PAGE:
Jonathan Papelbon doesn't think Yankees-Red Sox games are too long. He's wrong.

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The Red Sox and Yankees average game times are the two longest in baseball, and when the two of them get together, forget it. Major League Baseball has asked the teams to try and move things along, but Jonathan Papelbon — asked about the issue by WEEI’s Rob Bradford — doesn’t understand why anyone thinks there’s a problem:

“Have you ever gone to watch a movie and thought, ‘Man, this movie is
so good I wish it would have never ended.’ That’s like a Red
Sox-Yankees game. Why would you want it to end?”

Asked about having to potentially watch a movie in 30-degree
temperatures, the closer offered a solution, simply saying, “Bundle up
and drink beer . . . If you don’t want to be there, don’t be there. Go home. Why are you

I’ll accept his point about bundling up and drinking beer, because that’s good advice regardless. I’ll also grant that, in the pantheon of complaints “this baseball game is too long” is not a major one. If it is really intolerable don’t watch. There’s more to life to baseball. Or so I’m told by people I don’t truly trust.

But really, just because it’s baseball doesn’t mean that we should overlook just how annoying these needlessly interminable Red Sox-Yankees games are for people who work for a living. Sure, go four hours if it’s an ugly slugfest, but there is no excuse for an otherwise clean 3-2 game to last that damn long.

As for Papelbon’s movie analogy, yes, I’d love it if the car chases, dance numbers and fight sequences in my favorite movies lasted forever, but I wouldn’t like it if my favorite movies were extended by scenes of guys looking for their car keys, tying their dancing shoes and stretching.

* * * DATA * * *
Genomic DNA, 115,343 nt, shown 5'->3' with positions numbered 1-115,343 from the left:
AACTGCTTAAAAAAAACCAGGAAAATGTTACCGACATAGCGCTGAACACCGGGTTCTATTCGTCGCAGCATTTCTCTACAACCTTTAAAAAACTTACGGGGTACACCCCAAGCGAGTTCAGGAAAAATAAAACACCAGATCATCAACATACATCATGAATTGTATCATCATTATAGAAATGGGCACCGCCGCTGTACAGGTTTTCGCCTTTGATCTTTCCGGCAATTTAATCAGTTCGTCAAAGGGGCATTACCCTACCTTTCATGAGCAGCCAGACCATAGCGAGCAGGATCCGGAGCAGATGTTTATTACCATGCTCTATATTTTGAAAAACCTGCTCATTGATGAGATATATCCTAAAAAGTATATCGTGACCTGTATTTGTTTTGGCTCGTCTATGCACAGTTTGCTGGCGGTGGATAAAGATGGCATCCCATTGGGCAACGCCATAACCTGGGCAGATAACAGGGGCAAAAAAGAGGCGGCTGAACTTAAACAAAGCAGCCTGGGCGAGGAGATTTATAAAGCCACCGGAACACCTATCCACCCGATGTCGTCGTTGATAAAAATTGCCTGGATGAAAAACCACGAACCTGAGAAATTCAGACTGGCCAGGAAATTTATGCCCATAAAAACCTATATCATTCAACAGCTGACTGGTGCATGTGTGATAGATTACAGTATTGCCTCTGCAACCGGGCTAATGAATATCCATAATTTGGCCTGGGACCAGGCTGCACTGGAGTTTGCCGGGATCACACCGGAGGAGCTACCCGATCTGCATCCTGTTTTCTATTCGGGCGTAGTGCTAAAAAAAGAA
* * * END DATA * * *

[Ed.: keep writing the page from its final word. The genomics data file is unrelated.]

Which is basically what we get with these long Red Sox-Yankees games. Mound meetings, equipment adjustments, extra bullpen throws and long stares into the catcher before each pitch, often by closers like Papelbon and Mariano Rivera who only throw one damn pitch most of the time anyway.

Get in the box. Throw the pitch. Figure out your signs before the game. We’ll still love it. In fact, we’ll probably love it even more.

AL Wild Card Game: Astros vs. Yankees lineups

Dallas Keuchel
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Here are the Yankees and Astros lineups for tonight’s Wild Card game in New York:

2B Jose Altuve
RF George Springer
SS Carlos Correa
LF Colby Rasmus
DH Evan Gattis
CF Carlos Gomez
3B Luis Valbuena
1B Chris Carter
C Jason Castro

SP Dallas Keuchel

Center fielder Carlos Gomez is in the lineup despite still being bothered by a lingering intercostal tear. He started just one of the final 20 regular season games because of the injury. Jed Lowrie, who’s been sidelined by a quadriceps injury of late, is out of the lineup in favor of Luis Valbuena at third base.

CF Brett Gardner
LF Chris Young
RF Carlos Beltran
DH Alex Rodriguez
C Brian McCann
3B Chase Headley
1B Greg Bird
2B Rob Refsnyder
SS Didi Gregorius

SP Mashiro Tanaka

Jacoby Ellsbury, who’s been the starting center fielder since signing a seven-year, $153 million deal with the Yankees two offseasons ago, is on the bench versus left-hander Dallas Keuchel. Chris Young starts in his place, as manager Joe Girardi preferred his right-handed bat in the lineup with Brett Gardner shifting to center field. Stephen Drew is out with a concussion, so little-used rookie Rob Refsnyder gets the nod at second base over veteran Dustin Ackley.

Matt Harvey missed a mandatory workout today

Matt Harvey

Just when Matt Harvey drama seemed to be subsiding, Matt Harvey drama begins anew.

Adam Rubin of ESPN New York reports that the Mets starter missed a mandatory workout today at Citi Field. Sandy Alderson had no information about why Harvey was gone and Harvey was not excused by the team. Alderson gave no comment.

Just a few minutes ago Harvey showed up and upon getting in front of reporters issued a brief statement with little elaboration:


Because this is New York, you know darn well there will be more to this. We’ll update when it comes out.

UPDATE: Harvey is being fined an undisclosed amount. You may now commence writing your “Matt Harvey just doesn’t get it!” columns.